Traditional banks could also benefit from granting access to their customers’ data by creating new business models. These new business models could take the form of partnerships with banks on one side and large retailers, tech giants and fintechs on the other side. Banks could potentially open an archive of customers' data and create revenues from static and enriched data monetization. They can provide new products and services by leveraging access to data from other banks, such as providing a dashboard view of all of bank accounts’ balances, and key statements all in one place. Banks can also extend their ecosystem offerings by partnering with non-financial partners, for instance DBS Bank in Singapore and RBC Ventures who are offering non-financial services around utilities, car and home solutions.

Small and medium businesses will benefit from open banking as well by having quicker and easier access to loans, more insights into their operational activities (accounting, payroll, finances), and lower loan rates coming from more competitive offerings on the market. 

Things to consider

  • Customers’ trust is the most important factor for the successful adoption of open banking in Canada and around the world. Proper security measures, privacy laws and customer’s rights need to be in place by all ecosystem participants for open banking to fulfil its benefits and vision
  • In January 2019, the Canadian Department of Finance published a first consultation document (DoF open banking) reviewing the merits of open banking in Canada and asking for Canadian ecosystem participants (e.g. consumers, businesses, banks, fintechs, etc.) to provide their feedback on the following three key questions:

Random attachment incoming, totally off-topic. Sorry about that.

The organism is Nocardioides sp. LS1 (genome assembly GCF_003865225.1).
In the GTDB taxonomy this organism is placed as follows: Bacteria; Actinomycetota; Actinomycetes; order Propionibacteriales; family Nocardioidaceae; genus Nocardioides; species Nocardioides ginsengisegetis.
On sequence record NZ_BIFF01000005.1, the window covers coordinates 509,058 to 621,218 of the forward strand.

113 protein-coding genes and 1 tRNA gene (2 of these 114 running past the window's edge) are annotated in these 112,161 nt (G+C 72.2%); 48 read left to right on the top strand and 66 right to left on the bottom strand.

• Would open banking provide meaningful benefits and improve outcomes for Canadians? In what ways?
    • In order for Canadians to feel confident in an open banking system, how should risks related to consumer protection, privacy, cybersecurity and financial stability be managed?
    • If Canadians are of the view that Canada should move forward with implementing an open banking system, what role and steps are appropriate for the federal government to take in the implementation of open banking?
  • On January 31st, 2020, the advisory committee on open banking in Canada published a new report and provided the following recommendations:
    • The term open banking should be replaced with a new term consumer-directed finance in order to prevent any consumer misunderstanding. The term consumer-directed finance, per the advisory committee, provides more clarity for consumers when it comes to controlling and protecting their data.
    • Given that between 3.5 and 4 million Canadians are already using “screen-scraping” solutions (consumer-directed finance) in Canada, the advisory committee has recommended to the Federal Government to continue pushing forward with the open banking mandate.
    • The Canadian government should publish clear timelines on delivering the consumer-directed finance mandate. The committee is expecting the mandate to be published within one or two years given the timelines experienced in other countries.
    • Growth of a vibrant financial ecosystem and innovation should be given an equal focus to privacy and cyber-security concerns.

In some countries around the world, the payment initiation process on behalf of a banking customer or a small-medium business is either part of the open banking mandate or payments modernization, however, this is still a debatable item for Canada and its Payments Modernization program.


Marko Pavlovic, Head of Digital Payments Practice at Prodigy Labs

Marko has 15+ years of experience in payments strategy and solutions, in business and technology. This experience has extended to many industries, such as telecom, retail, quick service restaurants and banking. At Prodigy Labs, Marko showcases digital payments technologies and solutions focused on real-time payments, ISO 20022, and payments innovation.

Click here to connect with Marko.